All she wants is junk food!!!
Only have in the house what you’re ok with her eating. Her brain craves carbs and sugar bc of the ADHD. Cereal and fruit or maybe yogurt/protein shake wb good in the morning. Again we r looking for compromise. These kids are so bent on their way that it is hard. The more we insist on our way, the worse it gets.
The same goes with make up, clothes, hair, etc...THE ANSWER IS COMPROMISE
We always argue about homework and chores
Grades and chores- worst arguments in every house. Best way to handle this is to give her open expectation. Ex: if she is making good grades, it doesn’t matter what her process is as much as the goal of good grades. If doing it at school or finishing a project the night before works for her, I’d let her do it. It will make u crazy bc u (and I !!!) would be freaking out doing life how she does it. But her brain is not like ours. Chores are the same. Try telling her she needs to have abc done by a certain time of day. She will want the freedom to do it when she wants to as long as it is done by the time u set. Dishes sb done right after the meal of course but other things that dont have as much a timeline can be more flexible.
Trust me, it is so hard raising a kid w ADHD. I have two. I have learned through experience and years of research that nothing we do will “make” them function “our” way. I had to learn to think bigger picture. My goal was for them to make good grades, know how to take care of themselves, be great people. They do better with flexibility and clear, consistent and communicated expectation. That also includes what happens if they are unable to accomplish our expectation too. Takes lots of patience, prayer, and communication. And creates gray hair lol!!
|Posted on March 26, 2019 at 4:35 PM||comments (0)|
I know you know this look. And if you have a teenager with ADHD who is often caught in a lie, it makes you wonder if they are EVER honest with you. Which makes you think back over all the stories they've told you. And you wonder. Then you question. And you lie in bed at night and decide you're going to hug them everytime they come home from being out with friends to "let them know how much you love them", when you're really just sniffing them to see what they've been up to tonight. Then you feel guilty. How could I NOT trust my kid? Wait, this is not MY fault! HE did this to himself!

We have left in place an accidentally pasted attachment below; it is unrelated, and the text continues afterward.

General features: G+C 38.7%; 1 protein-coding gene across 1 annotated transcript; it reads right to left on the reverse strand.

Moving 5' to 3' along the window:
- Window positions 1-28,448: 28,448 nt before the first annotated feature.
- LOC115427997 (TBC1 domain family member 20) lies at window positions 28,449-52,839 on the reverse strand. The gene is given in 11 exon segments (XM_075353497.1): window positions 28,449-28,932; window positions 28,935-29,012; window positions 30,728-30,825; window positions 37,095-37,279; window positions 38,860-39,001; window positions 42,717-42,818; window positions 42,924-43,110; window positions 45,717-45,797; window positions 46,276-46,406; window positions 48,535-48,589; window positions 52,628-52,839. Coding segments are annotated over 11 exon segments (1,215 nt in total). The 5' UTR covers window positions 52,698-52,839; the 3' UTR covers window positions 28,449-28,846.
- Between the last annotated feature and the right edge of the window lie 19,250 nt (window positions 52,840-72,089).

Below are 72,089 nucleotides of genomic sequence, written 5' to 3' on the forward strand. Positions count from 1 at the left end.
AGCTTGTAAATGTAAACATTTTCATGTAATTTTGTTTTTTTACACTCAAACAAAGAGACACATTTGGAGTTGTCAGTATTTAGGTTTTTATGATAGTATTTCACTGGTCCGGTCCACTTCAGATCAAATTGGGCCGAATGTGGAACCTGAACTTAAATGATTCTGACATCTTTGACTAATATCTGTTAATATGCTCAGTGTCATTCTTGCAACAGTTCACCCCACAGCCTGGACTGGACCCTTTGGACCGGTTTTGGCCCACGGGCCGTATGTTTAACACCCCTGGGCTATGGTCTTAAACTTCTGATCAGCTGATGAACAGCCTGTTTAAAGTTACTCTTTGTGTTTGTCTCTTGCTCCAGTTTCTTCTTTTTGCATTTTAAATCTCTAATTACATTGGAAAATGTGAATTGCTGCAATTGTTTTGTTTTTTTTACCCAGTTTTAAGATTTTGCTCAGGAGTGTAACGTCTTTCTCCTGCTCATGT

Yeah. You're not alone. I'm a therapist and this still happens to me. So you are probably wondering why your little darling would ever lie to begin with, even over little or inconsequential things like, "Did you take the trash out?"--- to which he says "Yes, mom!" and as you see the garbage truck drive by your house, you look down and the kitchen trash bag is still overflowing with last night's leftovers. SERIOUSLY?? Here are some EXPLANATIONS, NOT EXCUSES as to why this may be happening.
BLAME IT ON POOR EXECUTIVE FUNCTIONING.
1. POOR IMPULSE CONTROL Little Lucy might be having a hard time saying no at parties these days, mom. The school and the parties are inundated with vapes, dab pens, blunts, gummies, edibles, and alcohol. Our kids can get it freely and get it on the cheap, and it is powerfully addicting. Add a little RISKY BEHAVIOR predisposal because kids with ADHD don't have enough properly functioning dopamine receptors in their brains. To combat this, they subconsciously seek stimulation for that prefrontal cortex that is ooohhhh sooooo dark and empty. This stimulation may come in the form of non-goal- oriented movement, too much talking, irritating others, and yes, trying drugs and alcohol. I will also tell you that where I live, teens think it's the norm to do one if not more of these things. They have normalized it to the point that they're not afraid to talk about it or text about "hitting each other's vape", or putting their skills on SnapChat to show friends how talented they are with the things they can make the smoke do, coming out of their mouths. (It's the weirdest thing)
2. INCREASED ANXIETY AND DEPRESSION Everything above can also be related to their moods which are often dysregulated. This stuff makes you feel better. For a little while. Until you don't, so then you have to get more.